3 Big Things Today, April 4
1. Wheat, Corn Slightly Higher as Traders Focused on Planting
Wheat and corn futures were modestly higher in overnight trading as investors continue to trade on the Department of Agriculture’s planting report from last week.
Wheat area was pegged at 46.1 million acres, down 4 million from the prior year. Winter wheat acreage was forecast at 32.7 million, down 3.42 million from the prior year, and spring wheat was seed at 11.3 million, down 300,000 from last year, the USDA said.
Corn area would total 90 million acres, down 4 million from last year and below expectations of 91 million, according to the USDA. The lost acreage will likely be made up in soybean planting, which was forecast just below corn at 89.5 million acres, an increase of 6.1 million from the previous year and above trade expectations.
Wheat futures for May delivery rose 1¼ ¢ to $4.29 a bushel overnight on the Chicago Board of Trade. Hard red winter wheat added 2¼¢ to $4.21¼ a bushel.
Corn futures for May delivery rose a penny to $3.68¾ a bushel in Chicago.
Soybean futures rose 2½¢ to $9.40¾ a bushel. Soy meal added $1.30 to $308.90 a short ton, and soy oil fell 0.01¢ to 31.41¢ a pound.
2. More Than Half of U.S. Winter Wheat Rated Good, Excellent in First Report of Year
The U.S. Department of Agriculture released its first Crop Progress Report of the year, and while conditions haven’t been ideal in the Southern Plains, they’re not as bad as some expected.
Winter wheat was rated 51% good or excellent in the first poll of the season, below 59% at the same time last year, according to the USDA. The Kansas crop was 43% good or excellent, while 41% of the Oklahoma crop earned top marks.
Bringing up the average for the country was soft red winter country. In Arkansas, 70% of the crop was rated good or excellent, and 65% of Illinois wheat was in top condition, according to the USDA.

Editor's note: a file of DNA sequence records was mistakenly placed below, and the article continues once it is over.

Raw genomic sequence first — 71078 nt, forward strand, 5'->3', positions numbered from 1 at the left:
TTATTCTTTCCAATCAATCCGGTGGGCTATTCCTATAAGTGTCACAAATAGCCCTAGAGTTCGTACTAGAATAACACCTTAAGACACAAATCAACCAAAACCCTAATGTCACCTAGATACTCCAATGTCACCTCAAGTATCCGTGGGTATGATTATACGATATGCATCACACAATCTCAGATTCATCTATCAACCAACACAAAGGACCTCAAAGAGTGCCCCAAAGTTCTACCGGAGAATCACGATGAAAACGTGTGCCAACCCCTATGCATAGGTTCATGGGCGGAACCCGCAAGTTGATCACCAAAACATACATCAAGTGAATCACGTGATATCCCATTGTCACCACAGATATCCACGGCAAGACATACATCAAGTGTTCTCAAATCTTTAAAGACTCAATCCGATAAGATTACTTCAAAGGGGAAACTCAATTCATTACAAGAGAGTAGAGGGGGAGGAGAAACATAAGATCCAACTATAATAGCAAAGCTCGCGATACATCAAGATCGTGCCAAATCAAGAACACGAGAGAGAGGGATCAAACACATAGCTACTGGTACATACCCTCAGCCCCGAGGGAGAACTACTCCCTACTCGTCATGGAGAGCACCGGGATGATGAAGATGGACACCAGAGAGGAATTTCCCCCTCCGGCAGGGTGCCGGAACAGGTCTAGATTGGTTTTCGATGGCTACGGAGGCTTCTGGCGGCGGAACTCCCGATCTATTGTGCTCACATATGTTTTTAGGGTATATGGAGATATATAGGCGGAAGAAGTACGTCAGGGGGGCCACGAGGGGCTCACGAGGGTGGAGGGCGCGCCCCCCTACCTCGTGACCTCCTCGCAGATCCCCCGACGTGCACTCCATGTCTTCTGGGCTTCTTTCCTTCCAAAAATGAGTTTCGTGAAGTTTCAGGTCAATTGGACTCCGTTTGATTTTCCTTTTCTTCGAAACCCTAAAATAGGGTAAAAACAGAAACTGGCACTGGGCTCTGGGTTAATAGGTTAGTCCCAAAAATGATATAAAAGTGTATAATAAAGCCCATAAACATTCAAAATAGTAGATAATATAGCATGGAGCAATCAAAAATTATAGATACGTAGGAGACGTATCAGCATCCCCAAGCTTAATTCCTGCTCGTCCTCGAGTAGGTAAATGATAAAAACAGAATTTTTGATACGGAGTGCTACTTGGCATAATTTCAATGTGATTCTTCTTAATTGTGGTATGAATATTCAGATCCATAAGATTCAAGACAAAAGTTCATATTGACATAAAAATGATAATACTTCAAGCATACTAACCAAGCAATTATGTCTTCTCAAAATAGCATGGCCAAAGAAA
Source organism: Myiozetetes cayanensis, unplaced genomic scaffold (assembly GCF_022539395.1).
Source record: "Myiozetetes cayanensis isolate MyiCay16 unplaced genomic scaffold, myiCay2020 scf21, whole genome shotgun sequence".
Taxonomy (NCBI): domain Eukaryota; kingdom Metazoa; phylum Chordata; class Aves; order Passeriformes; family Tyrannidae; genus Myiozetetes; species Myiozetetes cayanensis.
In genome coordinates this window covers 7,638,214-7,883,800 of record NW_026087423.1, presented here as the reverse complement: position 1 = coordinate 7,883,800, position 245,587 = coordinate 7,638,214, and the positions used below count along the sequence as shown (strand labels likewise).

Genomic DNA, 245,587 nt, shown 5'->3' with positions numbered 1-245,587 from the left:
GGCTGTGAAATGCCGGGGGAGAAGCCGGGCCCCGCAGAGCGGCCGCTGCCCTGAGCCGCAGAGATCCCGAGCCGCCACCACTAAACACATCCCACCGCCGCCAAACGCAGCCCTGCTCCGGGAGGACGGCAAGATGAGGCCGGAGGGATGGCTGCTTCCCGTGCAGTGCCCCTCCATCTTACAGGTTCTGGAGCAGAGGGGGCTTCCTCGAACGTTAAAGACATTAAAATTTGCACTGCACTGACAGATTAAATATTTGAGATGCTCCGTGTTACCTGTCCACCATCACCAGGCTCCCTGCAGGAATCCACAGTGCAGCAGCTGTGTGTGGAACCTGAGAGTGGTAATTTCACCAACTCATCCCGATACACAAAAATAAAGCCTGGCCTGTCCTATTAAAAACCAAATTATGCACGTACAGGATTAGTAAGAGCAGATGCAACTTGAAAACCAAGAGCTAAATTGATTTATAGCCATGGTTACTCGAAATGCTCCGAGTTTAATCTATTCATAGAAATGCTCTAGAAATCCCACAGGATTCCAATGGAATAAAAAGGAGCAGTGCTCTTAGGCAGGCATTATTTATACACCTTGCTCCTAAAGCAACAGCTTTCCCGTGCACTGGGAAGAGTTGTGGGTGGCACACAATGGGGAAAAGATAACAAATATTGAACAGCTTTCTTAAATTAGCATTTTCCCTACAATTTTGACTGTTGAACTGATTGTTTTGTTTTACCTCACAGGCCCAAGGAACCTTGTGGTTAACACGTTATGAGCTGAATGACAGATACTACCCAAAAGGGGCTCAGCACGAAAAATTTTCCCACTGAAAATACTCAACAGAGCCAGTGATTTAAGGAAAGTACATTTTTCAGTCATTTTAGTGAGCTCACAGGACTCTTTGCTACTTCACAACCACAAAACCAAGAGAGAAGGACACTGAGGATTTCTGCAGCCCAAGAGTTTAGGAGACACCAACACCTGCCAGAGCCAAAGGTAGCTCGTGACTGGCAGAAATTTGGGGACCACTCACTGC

Southern Plains weather thus far has been a tale to three seasons. Extremely cold weather hit the region in January, which was followed by a six-week drought that led to wildfires and drought, and in the past couple of weeks, ample rain has fallen, giving hope to growers.
The rain has replenished subsoil moisture, which, in Kansas, is at 68% adequate or surplus. In Oklahoma, it is 54% adequate or surplus.
About 15% of the sorghum crop has been planted, up from the five-year average of 12%, and 13% at the same time last year, the USDA said.
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3. Rain in Indiana, Ohio Expected to Cause Flooding; Winter Weather Hits Southern Plains
Rainfall is expected in parts of northern Indiana and Ohio, which may cause some flooding, according to the National Weather Service.
“Minor flooding will continue on some rivers in the area,” the NWS said in a statement on Tuesday morning. “More rain is expected Wednesday and Thursday with some locally heavy rainfall possible, which may cause additional and more substantial flooding.”
There’s a “significant” risk of heavy thunderstorms on Wednesday afternoon, which might include large hail and damaging winds, the agency said.
In the Southern Plains, snow is expected late this morning with as much as 3 inches possible in the western tips of the Oklahoma and Texas panhandles. A rain-snow mix is expected farther east, while thunderstorms are expected in other areas, the NWS said.
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